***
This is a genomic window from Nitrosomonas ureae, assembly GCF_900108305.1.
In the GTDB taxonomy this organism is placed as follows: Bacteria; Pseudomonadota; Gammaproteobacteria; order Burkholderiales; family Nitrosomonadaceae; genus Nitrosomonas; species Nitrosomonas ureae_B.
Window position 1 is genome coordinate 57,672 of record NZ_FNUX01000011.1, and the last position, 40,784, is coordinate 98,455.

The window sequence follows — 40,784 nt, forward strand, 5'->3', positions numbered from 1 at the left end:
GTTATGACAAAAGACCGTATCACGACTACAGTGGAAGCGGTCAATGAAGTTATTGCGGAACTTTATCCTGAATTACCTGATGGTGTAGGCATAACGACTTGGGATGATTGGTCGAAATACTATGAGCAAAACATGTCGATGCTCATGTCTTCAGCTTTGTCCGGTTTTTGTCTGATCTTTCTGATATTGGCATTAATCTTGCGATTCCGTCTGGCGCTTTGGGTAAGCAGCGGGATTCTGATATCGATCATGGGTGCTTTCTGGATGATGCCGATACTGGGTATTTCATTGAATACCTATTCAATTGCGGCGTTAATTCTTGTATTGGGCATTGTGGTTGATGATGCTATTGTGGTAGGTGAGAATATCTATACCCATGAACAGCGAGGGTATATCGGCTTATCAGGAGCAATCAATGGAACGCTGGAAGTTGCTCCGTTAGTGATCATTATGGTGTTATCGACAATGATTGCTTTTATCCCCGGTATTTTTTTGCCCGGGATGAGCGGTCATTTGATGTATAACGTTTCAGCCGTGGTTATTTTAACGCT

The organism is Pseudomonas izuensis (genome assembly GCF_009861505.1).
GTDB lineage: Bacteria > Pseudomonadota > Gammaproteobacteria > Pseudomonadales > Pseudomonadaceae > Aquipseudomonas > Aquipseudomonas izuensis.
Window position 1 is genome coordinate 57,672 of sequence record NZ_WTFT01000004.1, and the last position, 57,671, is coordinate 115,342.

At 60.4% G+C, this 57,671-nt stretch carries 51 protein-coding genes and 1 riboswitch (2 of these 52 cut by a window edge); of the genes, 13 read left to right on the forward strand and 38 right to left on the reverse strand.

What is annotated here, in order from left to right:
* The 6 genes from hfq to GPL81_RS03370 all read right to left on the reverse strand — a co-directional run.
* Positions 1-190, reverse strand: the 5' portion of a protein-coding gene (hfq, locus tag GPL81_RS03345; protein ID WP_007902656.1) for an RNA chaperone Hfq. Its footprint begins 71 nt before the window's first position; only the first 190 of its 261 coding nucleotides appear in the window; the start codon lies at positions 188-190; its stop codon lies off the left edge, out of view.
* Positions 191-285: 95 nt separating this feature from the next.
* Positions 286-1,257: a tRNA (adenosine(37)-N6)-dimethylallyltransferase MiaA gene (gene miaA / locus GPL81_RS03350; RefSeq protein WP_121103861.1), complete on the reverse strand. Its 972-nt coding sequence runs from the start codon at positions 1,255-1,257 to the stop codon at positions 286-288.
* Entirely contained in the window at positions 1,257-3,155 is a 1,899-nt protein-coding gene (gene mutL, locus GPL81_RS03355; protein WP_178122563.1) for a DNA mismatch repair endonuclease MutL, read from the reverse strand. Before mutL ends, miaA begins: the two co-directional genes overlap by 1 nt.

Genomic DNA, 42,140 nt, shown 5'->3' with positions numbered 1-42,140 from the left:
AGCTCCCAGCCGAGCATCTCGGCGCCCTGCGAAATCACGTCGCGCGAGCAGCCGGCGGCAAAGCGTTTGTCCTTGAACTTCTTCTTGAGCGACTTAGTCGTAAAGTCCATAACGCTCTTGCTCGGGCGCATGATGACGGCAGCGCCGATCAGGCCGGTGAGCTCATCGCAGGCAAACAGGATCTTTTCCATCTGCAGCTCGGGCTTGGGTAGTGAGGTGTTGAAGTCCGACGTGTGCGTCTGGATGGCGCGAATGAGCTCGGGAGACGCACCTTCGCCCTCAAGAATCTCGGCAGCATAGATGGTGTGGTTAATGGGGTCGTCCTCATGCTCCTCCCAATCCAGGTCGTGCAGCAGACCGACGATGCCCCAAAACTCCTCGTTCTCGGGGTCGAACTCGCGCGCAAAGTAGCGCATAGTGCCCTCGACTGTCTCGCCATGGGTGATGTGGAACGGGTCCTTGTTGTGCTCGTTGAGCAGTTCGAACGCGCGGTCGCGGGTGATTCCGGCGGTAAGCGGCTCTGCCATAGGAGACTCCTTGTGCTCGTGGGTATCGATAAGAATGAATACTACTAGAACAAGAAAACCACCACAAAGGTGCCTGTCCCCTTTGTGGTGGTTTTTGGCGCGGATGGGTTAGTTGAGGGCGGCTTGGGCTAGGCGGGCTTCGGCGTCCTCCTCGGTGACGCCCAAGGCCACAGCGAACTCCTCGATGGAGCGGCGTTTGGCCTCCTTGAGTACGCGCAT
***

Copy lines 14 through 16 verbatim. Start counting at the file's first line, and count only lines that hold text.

* Positions 286-1,257: a tRNA (adenosine(37)-N6)-dimethylallyltransferase MiaA gene (gene miaA / locus GPL81_RS03350; RefSeq protein WP_121103861.1), complete on the reverse strand. Its 972-nt coding sequence runs from the start codon at positions 1,255-1,257 to the stop codon at positions 286-288.
* Entirely contained in the window at positions 1,257-3,155 is a 1,899-nt protein-coding gene (gene mutL, locus GPL81_RS03355; protein WP_178122563.1) for a DNA mismatch repair endonuclease MutL, read from the reverse strand. Before mutL ends, miaA begins: the two co-directional genes overlap by 1 nt.

Genomic DNA, 42,140 nt, shown 5'->3' with positions numbered 1-42,140 from the left: